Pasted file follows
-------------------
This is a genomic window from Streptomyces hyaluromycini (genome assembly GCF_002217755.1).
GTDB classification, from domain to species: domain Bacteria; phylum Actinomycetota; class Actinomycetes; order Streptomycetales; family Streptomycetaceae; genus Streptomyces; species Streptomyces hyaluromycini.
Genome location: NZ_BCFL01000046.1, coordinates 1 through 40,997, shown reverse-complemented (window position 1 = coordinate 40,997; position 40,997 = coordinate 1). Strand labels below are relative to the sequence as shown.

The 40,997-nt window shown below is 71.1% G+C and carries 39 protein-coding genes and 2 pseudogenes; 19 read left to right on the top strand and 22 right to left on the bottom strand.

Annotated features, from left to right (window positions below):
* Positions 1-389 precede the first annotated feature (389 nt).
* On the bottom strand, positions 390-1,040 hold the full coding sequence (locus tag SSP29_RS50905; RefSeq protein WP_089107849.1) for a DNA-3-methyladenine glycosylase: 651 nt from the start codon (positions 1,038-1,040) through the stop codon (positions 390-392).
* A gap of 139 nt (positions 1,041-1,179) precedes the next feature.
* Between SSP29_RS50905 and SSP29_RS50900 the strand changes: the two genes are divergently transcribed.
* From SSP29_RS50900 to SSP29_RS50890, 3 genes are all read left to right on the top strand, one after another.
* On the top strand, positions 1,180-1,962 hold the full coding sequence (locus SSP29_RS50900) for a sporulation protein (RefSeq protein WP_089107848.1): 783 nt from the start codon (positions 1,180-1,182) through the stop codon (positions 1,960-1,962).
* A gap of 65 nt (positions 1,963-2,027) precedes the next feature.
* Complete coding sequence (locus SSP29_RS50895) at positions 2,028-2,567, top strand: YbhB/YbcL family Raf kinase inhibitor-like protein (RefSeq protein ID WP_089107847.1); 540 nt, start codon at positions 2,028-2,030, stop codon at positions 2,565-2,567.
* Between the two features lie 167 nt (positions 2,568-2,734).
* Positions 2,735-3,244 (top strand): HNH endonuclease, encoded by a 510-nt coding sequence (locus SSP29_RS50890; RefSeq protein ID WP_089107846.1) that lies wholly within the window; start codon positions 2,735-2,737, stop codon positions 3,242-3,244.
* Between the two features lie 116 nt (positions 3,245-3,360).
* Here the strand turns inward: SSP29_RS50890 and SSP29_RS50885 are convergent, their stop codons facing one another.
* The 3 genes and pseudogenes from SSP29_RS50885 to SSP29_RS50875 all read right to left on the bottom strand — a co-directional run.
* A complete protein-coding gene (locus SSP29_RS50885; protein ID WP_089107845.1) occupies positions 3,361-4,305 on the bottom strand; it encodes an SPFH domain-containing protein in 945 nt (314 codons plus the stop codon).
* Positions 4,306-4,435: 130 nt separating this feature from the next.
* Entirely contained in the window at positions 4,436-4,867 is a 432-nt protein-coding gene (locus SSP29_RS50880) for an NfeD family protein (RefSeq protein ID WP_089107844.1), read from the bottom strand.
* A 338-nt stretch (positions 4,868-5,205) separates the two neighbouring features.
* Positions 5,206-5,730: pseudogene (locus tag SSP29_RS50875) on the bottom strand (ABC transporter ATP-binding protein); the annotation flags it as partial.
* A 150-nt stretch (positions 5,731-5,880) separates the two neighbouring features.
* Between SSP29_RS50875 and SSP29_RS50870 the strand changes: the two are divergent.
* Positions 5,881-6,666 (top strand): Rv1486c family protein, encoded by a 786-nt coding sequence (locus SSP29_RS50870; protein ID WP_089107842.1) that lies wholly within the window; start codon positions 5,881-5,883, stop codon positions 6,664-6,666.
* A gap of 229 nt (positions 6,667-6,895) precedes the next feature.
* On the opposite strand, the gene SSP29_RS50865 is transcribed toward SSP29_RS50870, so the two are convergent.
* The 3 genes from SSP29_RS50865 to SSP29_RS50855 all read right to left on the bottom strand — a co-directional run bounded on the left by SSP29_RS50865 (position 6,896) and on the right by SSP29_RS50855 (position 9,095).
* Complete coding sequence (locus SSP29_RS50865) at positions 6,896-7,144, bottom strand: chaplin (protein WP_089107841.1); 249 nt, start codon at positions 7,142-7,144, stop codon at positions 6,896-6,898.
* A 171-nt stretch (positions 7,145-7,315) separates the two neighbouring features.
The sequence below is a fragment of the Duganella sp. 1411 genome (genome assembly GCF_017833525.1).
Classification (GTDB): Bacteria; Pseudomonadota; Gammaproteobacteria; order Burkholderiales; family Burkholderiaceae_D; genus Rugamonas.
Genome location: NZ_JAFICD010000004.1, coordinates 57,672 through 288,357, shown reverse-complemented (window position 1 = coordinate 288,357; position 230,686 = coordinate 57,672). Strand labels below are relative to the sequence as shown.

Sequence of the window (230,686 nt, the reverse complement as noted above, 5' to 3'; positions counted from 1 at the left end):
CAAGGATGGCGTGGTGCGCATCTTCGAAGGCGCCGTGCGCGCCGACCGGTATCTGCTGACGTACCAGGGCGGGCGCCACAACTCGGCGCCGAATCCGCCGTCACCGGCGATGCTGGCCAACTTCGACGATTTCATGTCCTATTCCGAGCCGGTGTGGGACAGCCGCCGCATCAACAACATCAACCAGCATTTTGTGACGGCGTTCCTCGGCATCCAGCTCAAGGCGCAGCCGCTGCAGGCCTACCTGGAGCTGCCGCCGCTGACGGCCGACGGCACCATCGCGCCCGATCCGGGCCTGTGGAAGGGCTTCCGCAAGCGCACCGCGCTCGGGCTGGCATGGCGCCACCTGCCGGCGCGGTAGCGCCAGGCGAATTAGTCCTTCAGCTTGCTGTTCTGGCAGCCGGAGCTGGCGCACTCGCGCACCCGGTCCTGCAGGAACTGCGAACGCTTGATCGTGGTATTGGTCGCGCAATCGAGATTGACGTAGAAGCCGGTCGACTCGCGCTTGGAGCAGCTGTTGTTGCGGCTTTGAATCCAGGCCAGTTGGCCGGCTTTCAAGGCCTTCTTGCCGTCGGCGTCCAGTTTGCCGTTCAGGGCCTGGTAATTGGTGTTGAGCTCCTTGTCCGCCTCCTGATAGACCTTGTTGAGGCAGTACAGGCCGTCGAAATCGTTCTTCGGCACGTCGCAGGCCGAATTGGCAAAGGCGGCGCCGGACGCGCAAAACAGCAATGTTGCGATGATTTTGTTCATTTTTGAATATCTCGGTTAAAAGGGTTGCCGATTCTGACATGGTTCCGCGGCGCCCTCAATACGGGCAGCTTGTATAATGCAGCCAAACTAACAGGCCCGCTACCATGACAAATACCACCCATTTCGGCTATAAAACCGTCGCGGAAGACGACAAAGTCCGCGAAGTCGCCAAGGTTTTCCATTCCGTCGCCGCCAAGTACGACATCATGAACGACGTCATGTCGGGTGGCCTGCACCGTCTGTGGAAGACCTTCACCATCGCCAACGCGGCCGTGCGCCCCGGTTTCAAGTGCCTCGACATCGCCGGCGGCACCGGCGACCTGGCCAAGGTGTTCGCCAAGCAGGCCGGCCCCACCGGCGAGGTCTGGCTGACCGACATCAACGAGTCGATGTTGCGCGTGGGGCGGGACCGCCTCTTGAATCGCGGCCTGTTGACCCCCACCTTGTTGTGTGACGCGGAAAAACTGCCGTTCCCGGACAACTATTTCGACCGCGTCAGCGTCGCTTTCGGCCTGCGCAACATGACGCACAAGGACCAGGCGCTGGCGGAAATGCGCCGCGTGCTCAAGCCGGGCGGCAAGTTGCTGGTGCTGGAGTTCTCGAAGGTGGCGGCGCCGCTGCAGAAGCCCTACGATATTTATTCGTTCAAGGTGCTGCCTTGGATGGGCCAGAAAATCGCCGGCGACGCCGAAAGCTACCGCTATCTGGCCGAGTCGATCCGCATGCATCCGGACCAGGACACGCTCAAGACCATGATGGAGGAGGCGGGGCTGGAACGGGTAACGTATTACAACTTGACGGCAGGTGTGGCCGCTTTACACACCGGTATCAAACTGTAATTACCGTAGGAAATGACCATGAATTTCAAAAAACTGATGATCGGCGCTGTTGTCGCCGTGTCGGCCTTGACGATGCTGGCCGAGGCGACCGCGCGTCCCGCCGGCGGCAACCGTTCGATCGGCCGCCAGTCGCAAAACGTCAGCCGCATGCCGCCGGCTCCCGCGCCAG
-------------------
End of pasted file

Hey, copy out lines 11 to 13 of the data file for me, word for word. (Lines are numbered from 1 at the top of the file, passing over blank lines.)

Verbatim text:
* On the top strand, positions 1,180-1,962 hold the full coding sequence (locus SSP29_RS50900) for a sporulation protein (RefSeq protein WP_089107848.1): 783 nt from the start codon (positions 1,180-1,182) through the stop codon (positions 1,960-1,962).
* A gap of 65 nt (positions 1,963-2,027) precedes the next feature.
* Complete coding sequence (locus SSP29_RS50895) at positions 2,028-2,567, top strand: YbhB/YbcL family Raf kinase inhibitor-like protein (RefSeq protein ID WP_089107847.1); 540 nt, start codon at positions 2,028-2,030, stop codon at positions 2,565-2,567.